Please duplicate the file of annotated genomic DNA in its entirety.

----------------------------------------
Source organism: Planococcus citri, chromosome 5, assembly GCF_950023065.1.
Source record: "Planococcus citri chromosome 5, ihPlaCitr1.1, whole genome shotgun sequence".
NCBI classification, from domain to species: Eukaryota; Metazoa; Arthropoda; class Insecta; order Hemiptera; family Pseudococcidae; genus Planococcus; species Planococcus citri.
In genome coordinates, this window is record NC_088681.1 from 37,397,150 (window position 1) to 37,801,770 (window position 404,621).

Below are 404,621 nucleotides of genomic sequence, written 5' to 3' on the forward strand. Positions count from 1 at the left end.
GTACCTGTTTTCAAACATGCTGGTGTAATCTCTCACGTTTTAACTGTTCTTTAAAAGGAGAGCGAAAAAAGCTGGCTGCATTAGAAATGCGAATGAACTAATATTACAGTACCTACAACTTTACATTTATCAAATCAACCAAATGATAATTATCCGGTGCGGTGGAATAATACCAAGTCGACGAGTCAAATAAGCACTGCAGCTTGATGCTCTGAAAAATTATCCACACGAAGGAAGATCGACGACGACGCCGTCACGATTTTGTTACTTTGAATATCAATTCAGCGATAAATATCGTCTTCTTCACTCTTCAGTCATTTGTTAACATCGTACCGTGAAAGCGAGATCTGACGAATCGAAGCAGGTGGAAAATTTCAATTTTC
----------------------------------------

Source organism: Planococcus citri, chromosome 5, assembly GCF_950023065.1.
Source record: "Planococcus citri chromosome 5, ihPlaCitr1.1, whole genome shotgun sequence".
NCBI classification, from domain to species: Eukaryota; Metazoa; Arthropoda; class Insecta; order Hemiptera; family Pseudococcidae; genus Planococcus; species Planococcus citri.
In genome coordinates, this window is record NC_088681.1 from 37,397,150 (window position 1) to 37,801,770 (window position 404,621).

Below are 404,621 nucleotides of genomic sequence, written 5' to 3' on the forward strand. Positions count from 1 at the left end.
GTACCTGTTTTCAAACATGCTGGTGTAATCTCTCACGTTTTAACTGTTCTTTAAAAGGAGAGCGAAAAAAGCTGGCTGCATTAGAAATGCGAATGAACTAATATTACAGTACCTACAACTTTACATTTATCAAATCAACCAAATGATAATTATCCGGTGCGGTGGAATAATACCAAGTCGACGAGTCAAATAAGCACTGCAGCTTGATGCTCTGAAAAATTATCCACACGAAGGAAGATCGACGACGACGCCGTCACGATTTTGTTACTTTGAATATCAATTCAGCGATAAATATCGTCTTCTTCACTCTTCAGTCATTTGTTAACATCGTACCGTGAAAGCGAGATCTGACGAATCGAAGCAGGTGGAAAATTTCAATTTTC